Jersey: Seven Lessons On Insolvency For Incoming Trustees From The Z Trusts Litigation

Last Updated: 22 August 2019
Article by Robert Dobbyn and Nigel Sanders

Many readers will have heard about the Z Trust litigation in Jersey, which has implications for trustees in the event that the trusts that they work with become insolvent. The detailed judgments on the case are an intimidating read, but this brief note aims to provide some practical guidance on the implications of the findings for anyone considering taking on the trusteeship of an existing trust.

1. Before you agree to take on the trusteeship...

Carry out as much due diligence as you can on the possibility of a significant claim being made by an existing creditor of the former trustee. In the Z Trust litigation, the former trustee faced a claim so large that it would wipe out the value of the trust. Where this liability has been reasonably incurred, and so the former trustee will be claiming payment under its indemnity from you, be aware that the former trustee's indemnity will have a higher priority than your own indemnity from the trust assets. In other words, a former trustee may, thanks to the judgment of the Court of Appeal, "scoop the pot", leaving nothing left for a new trustee's own liabilities.

2. If you are worried about future insolvency...

If the due diligence you carry out reveals circumstances that might lead to a situation where, as a new trustee, you may not be able to meet the debts as they fall due (for example, if the trust assets are highly leveraged), investigate the feasibility of taking security over trust assets for your fees and other liabilities as part of the take-on discussions. 

3. When negotiating the "DORA"...

Consider including a clause in the relevant deed or instrument of appointment, retirement and indemnity, whereby the former trustee agrees that its ability to claim under the indemnity you are giving it will rank equally, rather than in priority, to your own indemnity and unsecured creditors. This will be a matter of negotiation in each case, but on the face of it seems a fair position.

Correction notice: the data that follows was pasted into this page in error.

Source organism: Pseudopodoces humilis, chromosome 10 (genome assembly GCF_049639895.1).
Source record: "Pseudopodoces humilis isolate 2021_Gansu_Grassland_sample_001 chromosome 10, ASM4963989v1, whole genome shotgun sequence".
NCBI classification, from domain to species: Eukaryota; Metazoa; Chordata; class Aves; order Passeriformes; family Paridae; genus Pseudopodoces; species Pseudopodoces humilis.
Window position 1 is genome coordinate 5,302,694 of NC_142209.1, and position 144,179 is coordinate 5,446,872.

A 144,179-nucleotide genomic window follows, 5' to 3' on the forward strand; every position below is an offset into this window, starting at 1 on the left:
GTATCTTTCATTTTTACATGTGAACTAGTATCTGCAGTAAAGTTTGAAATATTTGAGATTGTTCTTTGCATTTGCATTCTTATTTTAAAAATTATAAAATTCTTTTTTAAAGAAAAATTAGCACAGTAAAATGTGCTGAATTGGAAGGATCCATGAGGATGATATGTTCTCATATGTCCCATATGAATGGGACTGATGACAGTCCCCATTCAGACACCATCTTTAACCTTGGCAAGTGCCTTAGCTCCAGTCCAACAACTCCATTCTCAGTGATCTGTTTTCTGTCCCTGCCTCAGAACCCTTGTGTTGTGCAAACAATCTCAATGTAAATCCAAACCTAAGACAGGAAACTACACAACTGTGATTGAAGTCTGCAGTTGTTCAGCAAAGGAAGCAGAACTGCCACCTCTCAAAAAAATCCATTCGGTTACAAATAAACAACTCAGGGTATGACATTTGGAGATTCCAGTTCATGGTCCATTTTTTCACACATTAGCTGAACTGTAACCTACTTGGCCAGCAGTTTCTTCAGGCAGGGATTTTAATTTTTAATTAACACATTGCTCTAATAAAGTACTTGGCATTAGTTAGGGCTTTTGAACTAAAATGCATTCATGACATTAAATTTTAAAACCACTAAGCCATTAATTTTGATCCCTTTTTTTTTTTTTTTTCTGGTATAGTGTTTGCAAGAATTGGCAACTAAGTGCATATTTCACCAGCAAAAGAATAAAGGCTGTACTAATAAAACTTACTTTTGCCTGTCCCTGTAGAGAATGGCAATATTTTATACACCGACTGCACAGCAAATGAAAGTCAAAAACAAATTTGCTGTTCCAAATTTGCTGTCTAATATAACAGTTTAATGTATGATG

4. Reduce your own financial exposure...

It's good practice in any event, so keep your fees paid up as much as possible. By doing so, you minimise damage to your own balance sheet in the event that a former trustee suddenly presents you with a large indemnity claim that tips the trust into insolvency, leaving no other assets remaining for your fees.

5. When incurring your own liabilities...

Always make sure your creditors know you are acting as trustee, and that any liabilities you incur, eg bank borrowing, are reasonably incurred (ie you are acting in good faith, with a view to the interests of the beneficiaries, etc). By doing so, you protect yourself because your liability to those creditors should not then exceed whatever is available in the trust to pay those liabilities. So even if a former trustee does "scoop the pot", the financial shortfall is then borne by your creditors rather than you personally.

6. Keep an eye on the money...

Monitor the financial position during the life of the trust. When insolvency beckons, you shift from considering the interests of the beneficiaries to the creditors. Working out exactly the point in time when this happens is by no means easy, but consider factors such as when the debts fall due, whether you can buy more time by restructuring the debts, seeking additional cash inflow or selling assets.

7. If in doubt, go to court...

If you think the trust is entering the "zone of insolvency" and there is a risk that you may not be able to discharge trust liabilities on a cashflow basis, seek an order from the court giving directions as to how to administer the trust in that period and if necessary imposing a process for winding up the trust (which will likely be the equivalent of a liquidation procedure with claims of creditors being assessed and assets realised). An important further benefit of seeking the assistance of the Court is that an order can be applied for protecting the payment of your fees going forwards. Such fees, assuming reasonably incurred, will then have priority over other creditors in the event that the trust has to be wound up.

The implications of the judgments for incoming trustees are significant, and should prompt a review and update of procedures undertaken when considering taking on the trusteeship of an existing trust. The seven points above set out some of the issues for consideration.

The content of this article is intended to provide a general guide to the subject matter. Specialist advice should be sought about your specific circumstances.

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